So what of the New Balance RunIQ’s Strava-powered run tracking? A press of the previously mentioned shortcut button takes you to the RunIQ’s tracking app and, after waiting for a GPS lock, you’re ready to head off for a run.
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For those not wanting to be inundated with options before setting off, you’ll be pleased to find things are kept incredibly simple. There are only a few settings available to you from the wrist app, letting you switch between running and cycling and turning on or off the auto-pause function for when you’re forced to remain stationary, such as at traffic lights. Finally, the only other option is to switch between imperial or metric units.
As for obtaining a GPS lock, this can take a bit of time depending on your location. You can either wait for the watch to tell you it’s got a lock before you depart, or you can just hit Start and begin running and the watch will attempt to get a lock as you go rather than forcing you to wait like with the TomTom Spark 3. Confusingly, even though the watch app might imply it has a GPS lock by telling you to hit Start, it might still be looking for upwards of another minute.
By swiping horizontally between screens once you do begin a run, you can swap between different screens showing distance/time, heart rate including heart rate zone, cadence and lap time. The bottom watch button also acts as an easily accessible lap button during a run. Swiping down brings up music controls for whatever you have playing on your phone or directly on the watch.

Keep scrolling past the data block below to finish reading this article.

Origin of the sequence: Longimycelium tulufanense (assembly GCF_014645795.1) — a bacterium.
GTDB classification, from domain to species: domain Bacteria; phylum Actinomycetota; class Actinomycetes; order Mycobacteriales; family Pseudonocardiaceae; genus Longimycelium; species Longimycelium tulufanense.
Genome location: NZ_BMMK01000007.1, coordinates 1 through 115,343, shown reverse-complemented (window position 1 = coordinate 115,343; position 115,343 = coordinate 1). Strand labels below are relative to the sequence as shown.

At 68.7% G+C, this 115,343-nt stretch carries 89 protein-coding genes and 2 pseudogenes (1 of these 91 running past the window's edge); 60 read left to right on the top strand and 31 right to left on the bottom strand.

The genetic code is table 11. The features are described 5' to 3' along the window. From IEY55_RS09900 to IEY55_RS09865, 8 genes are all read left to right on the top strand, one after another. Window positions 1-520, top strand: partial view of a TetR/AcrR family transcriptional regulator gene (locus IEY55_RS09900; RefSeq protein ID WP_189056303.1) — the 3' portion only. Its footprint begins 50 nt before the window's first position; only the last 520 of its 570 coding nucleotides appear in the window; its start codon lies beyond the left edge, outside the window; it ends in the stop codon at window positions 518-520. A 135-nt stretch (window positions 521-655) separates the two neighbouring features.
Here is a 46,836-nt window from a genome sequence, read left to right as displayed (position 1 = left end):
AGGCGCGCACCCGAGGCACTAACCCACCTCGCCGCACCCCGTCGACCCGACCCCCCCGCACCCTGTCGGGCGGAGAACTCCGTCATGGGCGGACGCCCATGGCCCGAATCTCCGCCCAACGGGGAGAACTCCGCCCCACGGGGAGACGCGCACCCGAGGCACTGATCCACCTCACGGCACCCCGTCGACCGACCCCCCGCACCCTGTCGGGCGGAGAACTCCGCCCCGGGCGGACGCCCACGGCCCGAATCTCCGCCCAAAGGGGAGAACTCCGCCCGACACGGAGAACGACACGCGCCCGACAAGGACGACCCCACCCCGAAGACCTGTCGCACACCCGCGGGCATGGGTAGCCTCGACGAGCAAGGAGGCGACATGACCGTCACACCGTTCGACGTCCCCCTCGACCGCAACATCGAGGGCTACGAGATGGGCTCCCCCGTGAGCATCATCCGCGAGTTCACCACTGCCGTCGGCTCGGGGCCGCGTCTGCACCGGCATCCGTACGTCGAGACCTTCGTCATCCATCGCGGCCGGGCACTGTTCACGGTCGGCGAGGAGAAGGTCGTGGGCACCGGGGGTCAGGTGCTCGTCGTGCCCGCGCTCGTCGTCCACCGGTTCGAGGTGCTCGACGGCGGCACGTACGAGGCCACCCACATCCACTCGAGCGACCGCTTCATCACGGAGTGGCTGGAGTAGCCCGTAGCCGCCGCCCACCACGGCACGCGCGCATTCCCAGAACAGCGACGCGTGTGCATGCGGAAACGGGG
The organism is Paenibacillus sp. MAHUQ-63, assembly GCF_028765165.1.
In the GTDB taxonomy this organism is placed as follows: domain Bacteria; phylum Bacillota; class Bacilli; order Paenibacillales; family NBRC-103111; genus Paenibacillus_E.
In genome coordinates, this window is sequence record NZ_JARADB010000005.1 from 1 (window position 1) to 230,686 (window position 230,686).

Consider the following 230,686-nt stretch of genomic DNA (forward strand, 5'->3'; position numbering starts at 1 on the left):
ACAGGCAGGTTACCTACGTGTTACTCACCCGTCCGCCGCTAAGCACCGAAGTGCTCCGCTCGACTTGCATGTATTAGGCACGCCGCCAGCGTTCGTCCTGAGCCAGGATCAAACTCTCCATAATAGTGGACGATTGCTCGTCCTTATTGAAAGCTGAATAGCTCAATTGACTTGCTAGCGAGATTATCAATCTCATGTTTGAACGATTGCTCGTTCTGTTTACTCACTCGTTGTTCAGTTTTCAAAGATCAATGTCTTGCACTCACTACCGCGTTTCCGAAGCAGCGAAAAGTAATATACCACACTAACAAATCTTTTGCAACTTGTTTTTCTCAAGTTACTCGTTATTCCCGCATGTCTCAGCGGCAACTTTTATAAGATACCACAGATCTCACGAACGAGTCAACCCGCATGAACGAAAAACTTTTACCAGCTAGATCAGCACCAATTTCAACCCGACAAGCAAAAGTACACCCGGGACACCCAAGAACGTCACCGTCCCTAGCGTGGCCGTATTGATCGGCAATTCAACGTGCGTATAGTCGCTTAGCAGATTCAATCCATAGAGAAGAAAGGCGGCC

Across the screens, that’s most of the information people will want while on the move. The only problem being that the display can be tough to read outdoors as I mentioned. Remember to knock up the brightness all the way before you start running unless you want to clumsily fumble with the watch as you go.
The run tracking using GPS performed as I would expect and there weren’t any major discrepancies versus the GPS in my phone. Heart rate monitoring, on the other hand, wasn’t as rosy a picture.
While steady-state jogging garnered generally consistent results, often times within 3-4 BPM of a Jabra Elite Sport in my ear, and on a separate occasion a Moov HR on my head, its performance when really taxing your cardiovascular system was less than stellar.
Any sprints or quick deviations in intensity caused it to either take an age to update its heart rate reading, or to throw in wildly erroneous maximum heart rate readings as high as 10 BPM away from the control heart rate monitors, or worse, just jumping between two wildly deviating results. I could go from 86 BPM to 160 BPM following a 30 second sprint.
Considering this is an area of importance for anyone serious about their training, this is rather disappointing, even when keeping in mind I’ve generally been underwhelmed by other optical heart rate monitors in the same scenarios. I couldn’t trust the results the heart rate monitor was giving me.
The Strava integration isn’t even that big a selling point, either, as the Strava platform can pull in running data from elsewhere anyway. Then, with Android Wear 2.0, you could always install the dedicated Strava app directly on your smartwatch, making it somewhat of a non-point.